The Michigan online gambling bill (Senate Bill 889) introduced in mid-April by State Senate Mike Kowall (R-District 15) has recently been linked to Amaya, the Canadian interactive gaming conglomerate that owns PokerStars.
According to an investigative report by Paul Egan of the Detroit Free Press, Kowall’s wife Eileen, a former Michigan state representative, now works for a consulting firm in Lansing that lobbies on behalf of businesses in the state capital.
MGS Consultants calls not only Eileen an employee, but Amaya a client.
Various organizations opposing iGaming legalization have quickly chastised the linkage between the state senator and what is perhaps the most powerful Internet gambling provider in the world.
Though the Kowalls say she has no involvement with his legislation and that Eileen doesn’t work on the Amaya account, Common Cause Michigan Executive Director Melanie McElroy told Egan it’s still “a pretty troubling set of circumstances.”
Kowall’s online gambling bill, dubbed the “Lawful Internet Gaming Act,” would license operators at a hefty cost of $5 million each, with a portion of those funds being set aside for advance payment of Internet wagering taxes.
Internet casino companies would pay a 10 percent tax on their gross revenues and be forced to renew their licenses every five years. The legislation also calls for interstate multijurisdictional agreements, a key ingredient in a successful iPoker recipe.
The 10th largest state by population in the US, Amaya would greatly like to offer its PokerStars brand in Michigan. After paying $4.9 billion in 2014 for the parent companies of PokerStars and Full Tilt, Amaya presumably has plenty of cash on hand to spend lobbying in states across the country to increase its potential customer base and overall revenues.
SB 889 is currently in the state’s Senate Regulatory Reform Committee.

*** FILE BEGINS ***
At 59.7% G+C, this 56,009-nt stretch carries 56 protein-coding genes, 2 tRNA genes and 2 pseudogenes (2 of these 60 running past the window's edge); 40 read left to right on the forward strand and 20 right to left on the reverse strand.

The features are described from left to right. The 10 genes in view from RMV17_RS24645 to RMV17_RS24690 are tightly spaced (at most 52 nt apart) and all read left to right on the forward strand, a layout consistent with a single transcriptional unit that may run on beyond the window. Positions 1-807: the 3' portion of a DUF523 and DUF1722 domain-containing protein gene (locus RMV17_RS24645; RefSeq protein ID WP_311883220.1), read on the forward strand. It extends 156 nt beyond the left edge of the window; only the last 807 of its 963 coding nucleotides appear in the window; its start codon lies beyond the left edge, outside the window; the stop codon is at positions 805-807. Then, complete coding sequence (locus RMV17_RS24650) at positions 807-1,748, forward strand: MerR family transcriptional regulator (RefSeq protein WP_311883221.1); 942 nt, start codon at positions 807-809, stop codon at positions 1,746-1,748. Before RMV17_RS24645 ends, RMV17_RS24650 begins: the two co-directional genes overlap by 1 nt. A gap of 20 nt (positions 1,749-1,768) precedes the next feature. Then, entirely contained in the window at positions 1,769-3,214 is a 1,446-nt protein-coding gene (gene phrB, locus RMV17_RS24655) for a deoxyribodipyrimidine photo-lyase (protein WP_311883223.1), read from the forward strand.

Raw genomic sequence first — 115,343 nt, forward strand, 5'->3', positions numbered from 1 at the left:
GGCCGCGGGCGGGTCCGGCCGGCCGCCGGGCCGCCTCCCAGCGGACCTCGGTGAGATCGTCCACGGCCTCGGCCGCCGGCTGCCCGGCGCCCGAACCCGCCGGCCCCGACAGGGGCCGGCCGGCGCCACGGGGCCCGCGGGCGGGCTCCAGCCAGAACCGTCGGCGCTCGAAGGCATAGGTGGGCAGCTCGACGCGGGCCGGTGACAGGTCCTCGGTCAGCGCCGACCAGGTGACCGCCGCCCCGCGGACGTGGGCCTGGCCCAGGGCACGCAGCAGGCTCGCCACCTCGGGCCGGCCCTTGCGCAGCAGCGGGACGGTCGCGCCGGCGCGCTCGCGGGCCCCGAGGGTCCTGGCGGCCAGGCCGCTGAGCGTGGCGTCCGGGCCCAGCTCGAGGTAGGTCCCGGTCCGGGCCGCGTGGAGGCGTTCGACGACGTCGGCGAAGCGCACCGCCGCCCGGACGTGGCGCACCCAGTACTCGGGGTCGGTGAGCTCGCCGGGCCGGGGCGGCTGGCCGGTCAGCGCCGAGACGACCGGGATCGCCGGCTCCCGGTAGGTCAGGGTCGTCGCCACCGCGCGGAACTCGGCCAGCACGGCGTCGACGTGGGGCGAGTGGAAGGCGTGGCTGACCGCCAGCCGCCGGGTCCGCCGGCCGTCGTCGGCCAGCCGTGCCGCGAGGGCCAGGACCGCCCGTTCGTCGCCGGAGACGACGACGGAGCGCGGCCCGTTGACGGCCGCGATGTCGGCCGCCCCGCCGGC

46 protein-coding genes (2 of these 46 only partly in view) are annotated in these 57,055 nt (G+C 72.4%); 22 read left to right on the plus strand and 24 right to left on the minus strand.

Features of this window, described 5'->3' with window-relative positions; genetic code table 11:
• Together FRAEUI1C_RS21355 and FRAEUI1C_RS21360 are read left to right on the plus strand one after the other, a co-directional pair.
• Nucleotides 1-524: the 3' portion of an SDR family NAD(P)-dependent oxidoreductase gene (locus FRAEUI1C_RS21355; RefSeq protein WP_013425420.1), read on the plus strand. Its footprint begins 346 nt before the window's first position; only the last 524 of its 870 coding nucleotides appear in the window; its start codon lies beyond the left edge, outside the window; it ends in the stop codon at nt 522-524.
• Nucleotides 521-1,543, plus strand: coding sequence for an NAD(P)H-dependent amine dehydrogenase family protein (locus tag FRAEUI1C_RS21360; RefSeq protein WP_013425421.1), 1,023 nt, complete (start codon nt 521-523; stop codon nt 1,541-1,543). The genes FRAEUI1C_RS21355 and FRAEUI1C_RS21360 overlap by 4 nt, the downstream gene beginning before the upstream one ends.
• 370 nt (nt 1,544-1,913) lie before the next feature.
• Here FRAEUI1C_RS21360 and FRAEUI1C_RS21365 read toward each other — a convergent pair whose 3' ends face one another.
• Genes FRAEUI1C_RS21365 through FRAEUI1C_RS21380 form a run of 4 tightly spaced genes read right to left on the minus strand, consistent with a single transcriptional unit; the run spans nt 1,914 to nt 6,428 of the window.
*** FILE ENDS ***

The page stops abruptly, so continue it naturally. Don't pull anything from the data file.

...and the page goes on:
Adelson Supports Trump
The Michigan online gambling correlation between gaming supplier and legislator can be chalked up as nothing more than politics as usual. And in Washington, DC, the fish are even bigger.
Enter Sheldon Adelson, the $30 billion man who controls the Las Vegas Sands empire and has worked tirelessly over the last two years to pressure federal lawmakers into backing the Restoration of America’s Wire Act (RAWA) and outlaw online gambling.
After months of silent political observance, Adelson said on May 13 he’s going to finance a large portion of Donald Trump’s 2016 campaign for the White House.
“After the 2012 election cycle, I was asked frequently what I would look for in a future presidential contender,” Adelson wrote in The Washington Post. “While I had some personal preferences because of friendships with some of the 2016 candidates . . . I am endorsing Trump’s bid for president.”
Four years ago, Adelson spent upwards of $100 million supporting then-GOP nominee Mitt Romney. The finances were of course unsuccessful in removing President Barack Obama from the Oval Office, but Adelson’s resolve was apparently not defeated.
Money talks, and the Vegas casino tycoon has no shame in using his wealth to promote his own policies.
“I’ve had the remarkable experience of being part of almost 50 different businesses,” Adelson concluded. “I think I’ve earned the right to talk about success and leadership.”